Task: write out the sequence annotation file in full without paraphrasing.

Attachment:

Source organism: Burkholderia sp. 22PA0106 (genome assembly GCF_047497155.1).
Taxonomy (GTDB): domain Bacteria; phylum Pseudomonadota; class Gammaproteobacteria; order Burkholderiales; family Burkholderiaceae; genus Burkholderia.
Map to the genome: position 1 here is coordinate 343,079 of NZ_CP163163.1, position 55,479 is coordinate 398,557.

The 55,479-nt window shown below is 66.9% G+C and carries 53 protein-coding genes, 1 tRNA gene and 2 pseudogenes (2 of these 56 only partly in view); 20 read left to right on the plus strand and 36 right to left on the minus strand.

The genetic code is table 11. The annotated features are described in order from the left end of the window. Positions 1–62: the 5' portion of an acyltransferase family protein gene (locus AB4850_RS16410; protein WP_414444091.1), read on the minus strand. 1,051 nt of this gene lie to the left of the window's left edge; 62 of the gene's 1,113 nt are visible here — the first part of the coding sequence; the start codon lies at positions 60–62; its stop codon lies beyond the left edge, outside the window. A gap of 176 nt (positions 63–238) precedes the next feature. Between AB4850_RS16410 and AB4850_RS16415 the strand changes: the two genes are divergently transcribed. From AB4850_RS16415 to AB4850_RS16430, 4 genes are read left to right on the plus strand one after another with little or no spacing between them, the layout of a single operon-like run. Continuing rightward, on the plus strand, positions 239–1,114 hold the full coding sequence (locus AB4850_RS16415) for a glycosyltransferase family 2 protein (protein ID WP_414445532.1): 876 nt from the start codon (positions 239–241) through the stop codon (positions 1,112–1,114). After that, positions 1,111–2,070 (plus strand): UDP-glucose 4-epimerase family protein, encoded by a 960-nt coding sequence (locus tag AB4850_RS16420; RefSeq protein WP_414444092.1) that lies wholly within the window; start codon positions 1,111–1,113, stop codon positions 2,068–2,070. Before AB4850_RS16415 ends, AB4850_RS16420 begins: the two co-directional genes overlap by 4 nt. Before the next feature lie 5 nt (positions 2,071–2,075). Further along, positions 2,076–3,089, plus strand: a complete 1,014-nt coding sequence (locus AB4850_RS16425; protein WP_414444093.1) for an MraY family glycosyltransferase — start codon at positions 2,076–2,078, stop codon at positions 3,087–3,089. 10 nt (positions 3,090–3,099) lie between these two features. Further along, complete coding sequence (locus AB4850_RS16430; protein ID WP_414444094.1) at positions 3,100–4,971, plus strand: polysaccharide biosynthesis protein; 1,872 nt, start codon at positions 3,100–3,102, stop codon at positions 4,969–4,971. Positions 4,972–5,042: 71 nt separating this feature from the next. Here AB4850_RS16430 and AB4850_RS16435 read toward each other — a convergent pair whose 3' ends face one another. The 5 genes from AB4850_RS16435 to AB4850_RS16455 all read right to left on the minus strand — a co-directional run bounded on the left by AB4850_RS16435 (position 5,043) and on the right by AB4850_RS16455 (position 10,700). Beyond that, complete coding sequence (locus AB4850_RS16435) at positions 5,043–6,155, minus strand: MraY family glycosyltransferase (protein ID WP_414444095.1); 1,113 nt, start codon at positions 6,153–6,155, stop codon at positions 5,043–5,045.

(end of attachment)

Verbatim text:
Source organism: Burkholderia sp. 22PA0106 (genome assembly GCF_047497155.1).
Taxonomy (GTDB): domain Bacteria; phylum Pseudomonadota; class Gammaproteobacteria; order Burkholderiales; family Burkholderiaceae; genus Burkholderia.
Map to the genome: position 1 here is coordinate 343,079 of NZ_CP163163.1, position 55,479 is coordinate 398,557.

The 55,479-nt window shown below is 66.9% G+C and carries 53 protein-coding genes, 1 tRNA gene and 2 pseudogenes (2 of these 56 only partly in view); 20 read left to right on the plus strand and 36 right to left on the minus strand.

The genetic code is table 11. The annotated features are described in order from the left end of the window. Positions 1–62: the 5' portion of an acyltransferase family protein gene (locus AB4850_RS16410; protein WP_414444091.1), read on the minus strand. 1,051 nt of this gene lie to the left of the window's left edge; 62 of the gene's 1,113 nt are visible here — the first part of the coding sequence; the start codon lies at positions 60–62; its stop codon lies beyond the left edge, outside the window. A gap of 176 nt (positions 63–238) precedes the next feature. Between AB4850_RS16410 and AB4850_RS16415 the strand changes: the two genes are divergently transcribed. From AB4850_RS16415 to AB4850_RS16430, 4 genes are read left to right on the plus strand one after another with little or no spacing between them, the layout of a single operon-like run. Continuing rightward, on the plus strand, positions 239–1,114 hold the full coding sequence (locus AB4850_RS16415) for a glycosyltransferase family 2 protein (protein ID WP_414445532.1): 876 nt from the start codon (positions 239–241) through the stop codon (positions 1,112–1,114). After that, positions 1,111–2,070 (plus strand): UDP-glucose 4-epimerase family protein, encoded by a 960-nt coding sequence (locus tag AB4850_RS16420; RefSeq protein WP_414444092.1) that lies wholly within the window; start codon positions 1,111–1,113, stop codon positions 2,068–2,070. Before AB4850_RS16415 ends, AB4850_RS16420 begins: the two co-directional genes overlap by 4 nt. Before the next feature lie 5 nt (positions 2,071–2,075). Further along, positions 2,076–3,089, plus strand: a complete 1,014-nt coding sequence (locus AB4850_RS16425; protein WP_414444093.1) for an MraY family glycosyltransferase — start codon at positions 2,076–2,078, stop codon at positions 3,087–3,089. 10 nt (positions 3,090–3,099) lie between these two features. Further along, complete coding sequence (locus AB4850_RS16430; protein ID WP_414444094.1) at positions 3,100–4,971, plus strand: polysaccharide biosynthesis protein; 1,872 nt, start codon at positions 3,100–3,102, stop codon at positions 4,969–4,971. Positions 4,972–5,042: 71 nt separating this feature from the next. Here AB4850_RS16430 and AB4850_RS16435 read toward each other — a convergent pair whose 3' ends face one another. The 5 genes from AB4850_RS16435 to AB4850_RS16455 all read right to left on the minus strand — a co-directional run bounded on the left by AB4850_RS16435 (position 5,043) and on the right by AB4850_RS16455 (position 10,700). Beyond that, complete coding sequence (locus AB4850_RS16435) at positions 5,043–6,155, minus strand: MraY family glycosyltransferase (protein ID WP_414444095.1); 1,113 nt, start codon at positions 6,153–6,155, stop codon at positions 5,043–5,045.